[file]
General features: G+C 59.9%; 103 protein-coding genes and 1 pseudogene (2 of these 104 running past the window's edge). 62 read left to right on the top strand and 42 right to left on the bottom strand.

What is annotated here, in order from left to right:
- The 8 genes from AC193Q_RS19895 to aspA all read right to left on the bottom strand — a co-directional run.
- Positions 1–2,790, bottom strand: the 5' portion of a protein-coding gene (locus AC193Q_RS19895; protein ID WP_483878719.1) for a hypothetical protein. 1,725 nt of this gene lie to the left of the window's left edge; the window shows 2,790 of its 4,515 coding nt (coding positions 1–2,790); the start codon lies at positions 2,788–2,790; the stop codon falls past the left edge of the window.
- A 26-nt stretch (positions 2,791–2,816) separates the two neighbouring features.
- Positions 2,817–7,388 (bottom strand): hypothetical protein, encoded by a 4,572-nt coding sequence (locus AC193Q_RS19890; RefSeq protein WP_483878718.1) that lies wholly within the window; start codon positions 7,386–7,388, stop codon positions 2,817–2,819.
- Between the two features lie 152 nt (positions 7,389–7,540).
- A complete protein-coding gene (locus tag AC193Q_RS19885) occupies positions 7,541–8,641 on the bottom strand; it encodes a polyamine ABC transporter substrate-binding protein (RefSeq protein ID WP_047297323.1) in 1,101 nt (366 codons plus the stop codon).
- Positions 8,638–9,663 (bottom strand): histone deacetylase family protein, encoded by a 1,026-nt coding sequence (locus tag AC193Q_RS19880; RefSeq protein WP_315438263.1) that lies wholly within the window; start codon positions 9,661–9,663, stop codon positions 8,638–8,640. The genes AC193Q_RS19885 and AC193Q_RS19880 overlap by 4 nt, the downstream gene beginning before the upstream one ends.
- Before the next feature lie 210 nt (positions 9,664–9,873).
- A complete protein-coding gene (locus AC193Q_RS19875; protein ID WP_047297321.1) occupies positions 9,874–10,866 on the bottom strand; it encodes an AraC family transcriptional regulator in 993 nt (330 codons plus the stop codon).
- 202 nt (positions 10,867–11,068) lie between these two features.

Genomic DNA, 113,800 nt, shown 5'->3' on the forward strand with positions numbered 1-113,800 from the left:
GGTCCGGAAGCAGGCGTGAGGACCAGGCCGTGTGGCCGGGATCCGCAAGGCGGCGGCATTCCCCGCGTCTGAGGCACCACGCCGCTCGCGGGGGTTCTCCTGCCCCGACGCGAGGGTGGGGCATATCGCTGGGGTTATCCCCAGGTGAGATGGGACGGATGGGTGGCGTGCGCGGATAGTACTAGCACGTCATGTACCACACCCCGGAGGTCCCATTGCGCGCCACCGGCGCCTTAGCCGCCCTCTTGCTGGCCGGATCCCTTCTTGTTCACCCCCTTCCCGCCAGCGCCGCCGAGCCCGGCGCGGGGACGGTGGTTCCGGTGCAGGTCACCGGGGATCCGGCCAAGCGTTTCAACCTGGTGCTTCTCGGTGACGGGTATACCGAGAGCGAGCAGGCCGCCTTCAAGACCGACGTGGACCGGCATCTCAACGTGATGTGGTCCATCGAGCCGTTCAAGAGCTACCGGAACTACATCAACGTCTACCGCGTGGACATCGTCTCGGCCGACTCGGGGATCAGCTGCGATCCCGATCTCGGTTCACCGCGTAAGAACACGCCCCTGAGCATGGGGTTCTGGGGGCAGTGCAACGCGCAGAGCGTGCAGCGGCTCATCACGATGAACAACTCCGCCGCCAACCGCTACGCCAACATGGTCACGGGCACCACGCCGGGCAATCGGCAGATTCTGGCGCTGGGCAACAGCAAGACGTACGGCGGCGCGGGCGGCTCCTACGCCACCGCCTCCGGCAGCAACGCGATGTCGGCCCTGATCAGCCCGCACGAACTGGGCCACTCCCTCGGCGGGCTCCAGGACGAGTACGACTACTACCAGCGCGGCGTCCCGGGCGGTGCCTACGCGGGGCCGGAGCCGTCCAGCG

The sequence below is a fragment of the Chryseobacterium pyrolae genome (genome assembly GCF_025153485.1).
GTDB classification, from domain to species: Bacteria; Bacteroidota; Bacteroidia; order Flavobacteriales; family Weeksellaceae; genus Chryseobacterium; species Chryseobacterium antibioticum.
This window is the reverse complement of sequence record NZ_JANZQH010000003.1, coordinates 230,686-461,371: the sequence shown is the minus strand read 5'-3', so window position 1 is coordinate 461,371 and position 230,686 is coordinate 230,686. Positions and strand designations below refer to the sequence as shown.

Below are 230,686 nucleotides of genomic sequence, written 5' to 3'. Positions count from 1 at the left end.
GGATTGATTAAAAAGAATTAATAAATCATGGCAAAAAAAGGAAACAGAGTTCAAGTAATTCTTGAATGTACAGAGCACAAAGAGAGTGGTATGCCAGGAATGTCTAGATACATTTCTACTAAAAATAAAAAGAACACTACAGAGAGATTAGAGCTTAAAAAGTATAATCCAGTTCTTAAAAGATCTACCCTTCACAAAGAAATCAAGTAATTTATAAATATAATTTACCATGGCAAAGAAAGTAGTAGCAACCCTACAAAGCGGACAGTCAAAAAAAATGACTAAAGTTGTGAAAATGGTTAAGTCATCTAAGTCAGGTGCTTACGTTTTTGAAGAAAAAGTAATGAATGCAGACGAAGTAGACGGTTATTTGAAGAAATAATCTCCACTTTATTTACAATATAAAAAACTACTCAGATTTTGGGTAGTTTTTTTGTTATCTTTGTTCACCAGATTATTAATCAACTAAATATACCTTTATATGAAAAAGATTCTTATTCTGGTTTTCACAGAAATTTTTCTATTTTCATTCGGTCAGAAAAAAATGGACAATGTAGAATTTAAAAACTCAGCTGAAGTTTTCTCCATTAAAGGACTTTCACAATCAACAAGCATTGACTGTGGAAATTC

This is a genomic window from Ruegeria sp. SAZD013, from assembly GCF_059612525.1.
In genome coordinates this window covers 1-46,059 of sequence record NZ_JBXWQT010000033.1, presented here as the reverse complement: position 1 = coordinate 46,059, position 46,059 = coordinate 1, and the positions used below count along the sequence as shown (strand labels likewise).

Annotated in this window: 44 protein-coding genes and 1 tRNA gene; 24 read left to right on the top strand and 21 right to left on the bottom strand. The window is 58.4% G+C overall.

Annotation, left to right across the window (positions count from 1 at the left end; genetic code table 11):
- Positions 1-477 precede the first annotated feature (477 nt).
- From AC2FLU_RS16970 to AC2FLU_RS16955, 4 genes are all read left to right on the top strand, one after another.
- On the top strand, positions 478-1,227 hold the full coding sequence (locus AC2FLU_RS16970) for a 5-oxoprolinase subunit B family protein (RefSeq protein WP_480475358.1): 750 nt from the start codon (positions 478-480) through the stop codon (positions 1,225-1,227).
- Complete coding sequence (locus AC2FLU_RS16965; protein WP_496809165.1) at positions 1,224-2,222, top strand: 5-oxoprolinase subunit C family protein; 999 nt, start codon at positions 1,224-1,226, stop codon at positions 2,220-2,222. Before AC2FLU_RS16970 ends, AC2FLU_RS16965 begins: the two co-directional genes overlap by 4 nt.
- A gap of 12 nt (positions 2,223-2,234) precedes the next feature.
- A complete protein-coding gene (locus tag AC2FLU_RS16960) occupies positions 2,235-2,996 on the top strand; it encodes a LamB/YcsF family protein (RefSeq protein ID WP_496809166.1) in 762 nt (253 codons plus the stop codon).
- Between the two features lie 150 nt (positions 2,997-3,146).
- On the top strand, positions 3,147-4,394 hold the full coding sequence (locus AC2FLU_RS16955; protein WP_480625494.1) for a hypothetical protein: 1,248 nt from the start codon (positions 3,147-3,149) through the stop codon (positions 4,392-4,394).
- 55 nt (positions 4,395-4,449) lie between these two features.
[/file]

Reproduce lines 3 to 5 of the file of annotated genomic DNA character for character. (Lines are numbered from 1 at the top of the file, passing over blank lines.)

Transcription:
- The 8 genes from AC193Q_RS19895 to aspA all read right to left on the bottom strand — a co-directional run.
- Positions 1–2,790, bottom strand: the 5' portion of a protein-coding gene (locus AC193Q_RS19895; protein ID WP_483878719.1) for a hypothetical protein. 1,725 nt of this gene lie to the left of the window's left edge; the window shows 2,790 of its 4,515 coding nt (coding positions 1–2,790); the start codon lies at positions 2,788–2,790; the stop codon falls past the left edge of the window.
- A 26-nt stretch (positions 2,791–2,816) separates the two neighbouring features.